The Superior Works: A Better Mousetrap? Oliver Hayworth

The 1870's and 1880's were the decades of bench plane innovation by all the also rans, who, not unlike a horny chihuahua making amorous motions towards one's leg, unsuccessfully tried to neuter Stanley as the top dog in plane manufacturing. By the 1890's, most of the plane patents were made by men in the employ of the larger toolmaking firms, or by men who assigned their patent rights to the same. However, one such fellow, who obviously took the state motto of "Show me" to heart, decided to give it a go with a design that probably never should have been shown to anyone.

Oliver Hayworth, of Tarkio, Missouri, received a patent on November 7th, 1893 for an adjustable iron along with a lateral adjustment means for the iron, both of which had already been done quite nicely by Leonard Bailey's design. The plane employs a faucet handle-like adjusting knob that when turned raises/lowers a casting that has a machined nib, which in turn engages one of a series of slots cut into the iron. Turning the iron to the right retracts the casting, and thus decreases the iron's set. Conversely, turning the knob to the left lowers the casting, and increases the set. The frog itself is adjustable backward/forward via the common manual means by loosening two screws, positioning the frog, then tightening the screws. This same method is identical on the Bailey bench planes.

The lateral adjusting lever had to be designed to circumvent the patent rights Stanley had earlier filed for the same. Hayworth's adjuster is sorta a rack and pinion-like style, where a cross bar is pinned and pivots on a lever. The sides of the cross bar are bent upward so that they butt against the edge of the iron and don't engage it directly like on the Stanley design. The Hayworth adjuster is not smooth, and it has a tendancy to snap into position at the extremes of the adjustment's range - not a very desirous feature when trying to make a fine adjustment to the iron's lateral position. The lever itself is a twisted piece of steel, very much like that used on the Sargent&Co.'s lateral adjuster.

Hayworth's patent was manufactured by The Derby Plane Company, of Derby, Connecticut for just a few years. This company was the successor to The Birmingham Plane Manufacturing Company, of Birmingham, Connecticut. However, none of Hayworth's planes are marked as being made by Derby, but are instead marked "THE BIRMINGHAM PLANE MFG CO CONN" on the iron. Like so many other holders of patents, Hayworth had to look far and wide to find someone willing to manufacture his brainchild. The patent was applied to both wood bottom and metallic planes, as were many plane patents of the time.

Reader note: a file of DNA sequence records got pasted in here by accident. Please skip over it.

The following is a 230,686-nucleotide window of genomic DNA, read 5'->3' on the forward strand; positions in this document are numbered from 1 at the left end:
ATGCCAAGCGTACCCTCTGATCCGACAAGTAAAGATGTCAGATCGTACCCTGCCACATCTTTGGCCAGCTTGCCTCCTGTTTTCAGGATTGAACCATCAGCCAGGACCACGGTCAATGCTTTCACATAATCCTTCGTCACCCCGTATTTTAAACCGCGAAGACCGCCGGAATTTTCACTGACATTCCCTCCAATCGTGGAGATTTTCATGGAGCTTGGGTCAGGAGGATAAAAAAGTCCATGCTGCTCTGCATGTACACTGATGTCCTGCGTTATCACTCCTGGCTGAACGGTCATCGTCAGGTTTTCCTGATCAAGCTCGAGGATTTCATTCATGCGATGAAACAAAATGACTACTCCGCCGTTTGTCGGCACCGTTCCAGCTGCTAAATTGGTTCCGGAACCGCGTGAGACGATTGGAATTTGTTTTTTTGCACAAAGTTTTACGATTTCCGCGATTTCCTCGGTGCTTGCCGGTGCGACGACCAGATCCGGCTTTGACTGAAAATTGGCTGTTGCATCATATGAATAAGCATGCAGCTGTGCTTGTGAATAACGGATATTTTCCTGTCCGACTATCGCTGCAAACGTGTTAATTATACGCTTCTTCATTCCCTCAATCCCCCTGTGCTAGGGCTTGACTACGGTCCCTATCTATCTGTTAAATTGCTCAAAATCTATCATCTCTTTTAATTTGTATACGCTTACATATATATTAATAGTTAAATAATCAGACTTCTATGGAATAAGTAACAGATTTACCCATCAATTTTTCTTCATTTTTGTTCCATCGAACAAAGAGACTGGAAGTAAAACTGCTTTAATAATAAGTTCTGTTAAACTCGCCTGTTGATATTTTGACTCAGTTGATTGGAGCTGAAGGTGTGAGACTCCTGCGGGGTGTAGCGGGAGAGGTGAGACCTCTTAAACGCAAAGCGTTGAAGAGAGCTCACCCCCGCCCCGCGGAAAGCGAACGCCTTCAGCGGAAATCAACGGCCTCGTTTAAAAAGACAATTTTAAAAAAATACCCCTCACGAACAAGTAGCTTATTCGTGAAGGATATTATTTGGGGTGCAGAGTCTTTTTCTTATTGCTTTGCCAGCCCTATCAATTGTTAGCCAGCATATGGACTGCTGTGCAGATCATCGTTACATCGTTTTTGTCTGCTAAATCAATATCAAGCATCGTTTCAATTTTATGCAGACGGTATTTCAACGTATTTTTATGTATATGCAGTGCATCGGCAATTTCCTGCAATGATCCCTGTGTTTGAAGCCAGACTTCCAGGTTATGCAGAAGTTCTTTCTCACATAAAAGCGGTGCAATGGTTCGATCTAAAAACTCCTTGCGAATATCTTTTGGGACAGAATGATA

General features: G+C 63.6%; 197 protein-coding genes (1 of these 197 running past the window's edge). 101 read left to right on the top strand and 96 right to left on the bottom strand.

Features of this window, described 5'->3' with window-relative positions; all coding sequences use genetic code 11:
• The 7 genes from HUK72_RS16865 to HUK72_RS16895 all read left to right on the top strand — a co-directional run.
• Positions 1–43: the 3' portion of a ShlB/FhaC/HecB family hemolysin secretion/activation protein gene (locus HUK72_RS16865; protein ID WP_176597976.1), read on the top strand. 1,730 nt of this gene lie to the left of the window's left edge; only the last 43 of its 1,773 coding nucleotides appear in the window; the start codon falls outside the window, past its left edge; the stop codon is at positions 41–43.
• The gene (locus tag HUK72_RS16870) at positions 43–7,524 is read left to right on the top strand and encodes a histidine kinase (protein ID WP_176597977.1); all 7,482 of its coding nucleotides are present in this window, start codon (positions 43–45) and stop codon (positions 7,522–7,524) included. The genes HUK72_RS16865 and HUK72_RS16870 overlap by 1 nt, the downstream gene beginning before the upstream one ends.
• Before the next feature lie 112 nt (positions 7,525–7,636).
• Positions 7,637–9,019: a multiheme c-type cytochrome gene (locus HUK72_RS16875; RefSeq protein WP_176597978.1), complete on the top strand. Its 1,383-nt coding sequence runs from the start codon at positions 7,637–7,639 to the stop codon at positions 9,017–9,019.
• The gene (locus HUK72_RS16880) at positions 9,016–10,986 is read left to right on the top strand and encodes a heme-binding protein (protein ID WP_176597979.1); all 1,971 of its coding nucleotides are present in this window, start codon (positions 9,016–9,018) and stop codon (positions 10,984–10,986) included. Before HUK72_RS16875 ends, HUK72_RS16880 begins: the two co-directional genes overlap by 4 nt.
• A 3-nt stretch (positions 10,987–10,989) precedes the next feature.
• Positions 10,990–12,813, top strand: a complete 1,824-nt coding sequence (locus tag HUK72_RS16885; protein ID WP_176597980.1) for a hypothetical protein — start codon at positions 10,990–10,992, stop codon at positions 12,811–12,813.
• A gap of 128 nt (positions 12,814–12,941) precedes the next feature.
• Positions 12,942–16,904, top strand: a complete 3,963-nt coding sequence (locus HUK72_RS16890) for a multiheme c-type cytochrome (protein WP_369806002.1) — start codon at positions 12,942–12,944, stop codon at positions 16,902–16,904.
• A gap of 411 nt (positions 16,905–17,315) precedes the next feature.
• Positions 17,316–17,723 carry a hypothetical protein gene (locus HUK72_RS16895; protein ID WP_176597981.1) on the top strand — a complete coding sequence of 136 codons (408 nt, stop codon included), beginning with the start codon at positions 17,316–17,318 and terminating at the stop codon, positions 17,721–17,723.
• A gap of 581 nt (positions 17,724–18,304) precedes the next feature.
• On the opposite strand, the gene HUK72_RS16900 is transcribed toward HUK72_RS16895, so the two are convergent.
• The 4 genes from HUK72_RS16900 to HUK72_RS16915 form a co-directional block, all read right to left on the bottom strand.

The planes are not very well made, certainly not up to the standards of other manufacturers' products. The knob and tote are just stained hardwood, and the castings are rather thin and fragile (the adjusting wheel is normally found with one or more lugs snapped off). The lever cap uses the cheap thumb screw forcing the lever cap against a cross rod method to hold the iron in place. This means of securing the iron normally doesn't work worth a damn when the iron is set rank as the force on the iron to lift a thick shaving is greater than the holding power of the thumb screw, which invariably leads to the workman tightening the screw more and more until finally he snaps the lever cap and then goes into an apoplectic spasm over the cheap design.

The cap iron of this patent is interesting in that it has the slot for the cap iron screw cut in it rather than in the iron (because the iron is slotted to accept the adjuster). The keyhole cutout, through which the cap iron screw passes when the iron is disassembled for honing, is at the bottom of the cap iron.

These planes are hard to find, and when they do show up, they usually are of the wooden configuration and look like they were on the losing end of the plane demolition derby. They, like nearly all plane patents, were made in a range of sizes, from smoother to jointer. No block plane version of the patent has ever surfaced.


Copyright (c) 1999 by Patrick A. Leach. All Rights Reserved. No part may be reproduced by any means without the express written permission of the author.

pal December 28, 1998